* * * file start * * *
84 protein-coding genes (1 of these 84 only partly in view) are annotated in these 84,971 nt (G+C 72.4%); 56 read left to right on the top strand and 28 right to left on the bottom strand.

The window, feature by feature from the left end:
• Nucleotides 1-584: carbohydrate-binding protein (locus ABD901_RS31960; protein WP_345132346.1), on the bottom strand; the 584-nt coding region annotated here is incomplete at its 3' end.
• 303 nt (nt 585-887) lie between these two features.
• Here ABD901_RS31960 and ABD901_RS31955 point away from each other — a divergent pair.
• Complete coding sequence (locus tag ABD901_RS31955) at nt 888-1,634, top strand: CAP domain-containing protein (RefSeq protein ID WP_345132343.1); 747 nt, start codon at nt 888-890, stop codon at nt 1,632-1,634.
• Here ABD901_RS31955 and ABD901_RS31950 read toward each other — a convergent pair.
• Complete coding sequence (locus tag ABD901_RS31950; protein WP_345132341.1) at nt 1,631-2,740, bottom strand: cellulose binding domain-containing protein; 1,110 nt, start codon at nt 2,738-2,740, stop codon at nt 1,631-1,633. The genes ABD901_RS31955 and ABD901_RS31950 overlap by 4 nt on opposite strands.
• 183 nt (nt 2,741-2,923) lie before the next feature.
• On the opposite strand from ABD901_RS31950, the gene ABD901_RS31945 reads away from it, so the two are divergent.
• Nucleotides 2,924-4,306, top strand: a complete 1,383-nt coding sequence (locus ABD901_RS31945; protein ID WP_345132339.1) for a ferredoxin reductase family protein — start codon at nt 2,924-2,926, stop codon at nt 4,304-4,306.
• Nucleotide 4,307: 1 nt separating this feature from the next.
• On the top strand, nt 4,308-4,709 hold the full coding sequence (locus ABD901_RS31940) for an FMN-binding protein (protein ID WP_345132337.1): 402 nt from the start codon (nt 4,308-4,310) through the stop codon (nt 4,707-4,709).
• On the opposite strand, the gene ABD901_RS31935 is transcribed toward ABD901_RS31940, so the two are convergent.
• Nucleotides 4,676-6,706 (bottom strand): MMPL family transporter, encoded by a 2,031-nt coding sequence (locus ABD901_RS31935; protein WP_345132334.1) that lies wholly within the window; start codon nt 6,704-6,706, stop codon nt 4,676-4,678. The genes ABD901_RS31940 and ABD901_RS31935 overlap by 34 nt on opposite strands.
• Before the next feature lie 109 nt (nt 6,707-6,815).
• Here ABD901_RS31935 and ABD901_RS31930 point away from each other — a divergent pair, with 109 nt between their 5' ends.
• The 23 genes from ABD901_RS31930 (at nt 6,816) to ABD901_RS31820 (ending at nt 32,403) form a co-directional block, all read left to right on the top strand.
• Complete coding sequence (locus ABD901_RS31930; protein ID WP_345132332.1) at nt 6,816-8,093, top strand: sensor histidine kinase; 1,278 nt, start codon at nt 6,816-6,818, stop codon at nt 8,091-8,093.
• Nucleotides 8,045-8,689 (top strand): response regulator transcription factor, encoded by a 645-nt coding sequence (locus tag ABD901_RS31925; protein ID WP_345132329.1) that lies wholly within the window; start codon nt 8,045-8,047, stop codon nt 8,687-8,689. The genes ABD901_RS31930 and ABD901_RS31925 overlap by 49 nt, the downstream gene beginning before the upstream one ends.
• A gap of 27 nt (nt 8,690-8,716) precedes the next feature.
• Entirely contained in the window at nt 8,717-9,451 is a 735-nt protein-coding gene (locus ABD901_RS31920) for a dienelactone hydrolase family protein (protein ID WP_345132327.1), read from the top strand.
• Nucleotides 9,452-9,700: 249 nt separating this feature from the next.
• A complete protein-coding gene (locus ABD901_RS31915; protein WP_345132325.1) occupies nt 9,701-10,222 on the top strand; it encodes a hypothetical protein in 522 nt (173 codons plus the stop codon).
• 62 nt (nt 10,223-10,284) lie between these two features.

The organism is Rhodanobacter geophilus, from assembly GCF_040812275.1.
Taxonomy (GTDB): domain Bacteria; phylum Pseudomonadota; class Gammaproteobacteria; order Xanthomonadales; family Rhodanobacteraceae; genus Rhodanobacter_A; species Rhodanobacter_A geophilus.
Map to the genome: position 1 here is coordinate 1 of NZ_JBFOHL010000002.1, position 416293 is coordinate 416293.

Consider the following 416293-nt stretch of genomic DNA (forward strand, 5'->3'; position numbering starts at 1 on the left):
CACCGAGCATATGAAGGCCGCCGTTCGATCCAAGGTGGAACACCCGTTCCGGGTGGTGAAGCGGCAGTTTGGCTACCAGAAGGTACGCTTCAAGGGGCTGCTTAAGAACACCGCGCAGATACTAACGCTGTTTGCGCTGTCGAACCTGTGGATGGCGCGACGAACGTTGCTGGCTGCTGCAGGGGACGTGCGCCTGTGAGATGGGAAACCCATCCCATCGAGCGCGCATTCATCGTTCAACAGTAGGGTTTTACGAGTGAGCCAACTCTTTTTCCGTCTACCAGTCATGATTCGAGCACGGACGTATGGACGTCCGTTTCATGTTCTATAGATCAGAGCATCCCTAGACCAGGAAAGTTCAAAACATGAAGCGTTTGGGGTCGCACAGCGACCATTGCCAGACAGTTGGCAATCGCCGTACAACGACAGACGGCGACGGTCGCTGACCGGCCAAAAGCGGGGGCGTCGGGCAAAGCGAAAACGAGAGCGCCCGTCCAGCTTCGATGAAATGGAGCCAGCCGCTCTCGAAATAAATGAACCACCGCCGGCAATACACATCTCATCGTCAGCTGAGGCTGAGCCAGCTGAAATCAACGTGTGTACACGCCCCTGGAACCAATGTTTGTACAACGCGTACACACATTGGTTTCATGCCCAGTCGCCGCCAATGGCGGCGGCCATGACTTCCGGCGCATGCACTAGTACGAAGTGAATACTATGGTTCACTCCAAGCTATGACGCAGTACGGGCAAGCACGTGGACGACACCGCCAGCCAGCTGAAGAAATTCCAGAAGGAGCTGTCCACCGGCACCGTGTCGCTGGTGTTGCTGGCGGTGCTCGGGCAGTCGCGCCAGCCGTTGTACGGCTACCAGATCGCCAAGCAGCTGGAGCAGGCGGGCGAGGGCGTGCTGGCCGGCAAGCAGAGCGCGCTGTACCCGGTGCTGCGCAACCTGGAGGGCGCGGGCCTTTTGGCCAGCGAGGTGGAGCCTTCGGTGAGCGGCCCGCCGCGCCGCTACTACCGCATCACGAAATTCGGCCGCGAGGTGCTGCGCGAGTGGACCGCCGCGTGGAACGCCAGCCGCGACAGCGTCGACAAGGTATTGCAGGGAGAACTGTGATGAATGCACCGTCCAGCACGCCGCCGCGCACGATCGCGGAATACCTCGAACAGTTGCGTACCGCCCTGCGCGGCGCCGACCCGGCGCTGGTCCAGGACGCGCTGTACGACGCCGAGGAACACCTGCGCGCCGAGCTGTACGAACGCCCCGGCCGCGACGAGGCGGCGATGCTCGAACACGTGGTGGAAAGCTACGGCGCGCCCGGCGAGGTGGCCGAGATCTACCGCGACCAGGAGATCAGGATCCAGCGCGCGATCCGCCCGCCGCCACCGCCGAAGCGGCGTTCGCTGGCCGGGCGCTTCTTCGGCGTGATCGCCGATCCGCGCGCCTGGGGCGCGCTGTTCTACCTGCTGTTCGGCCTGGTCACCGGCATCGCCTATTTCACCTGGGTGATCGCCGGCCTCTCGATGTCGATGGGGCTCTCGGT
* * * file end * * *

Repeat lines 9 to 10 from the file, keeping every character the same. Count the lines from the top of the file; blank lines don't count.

• 183 nt (nt 2,741-2,923) lie before the next feature.
• On the opposite strand from ABD901_RS31950, the gene ABD901_RS31945 reads away from it, so the two are divergent.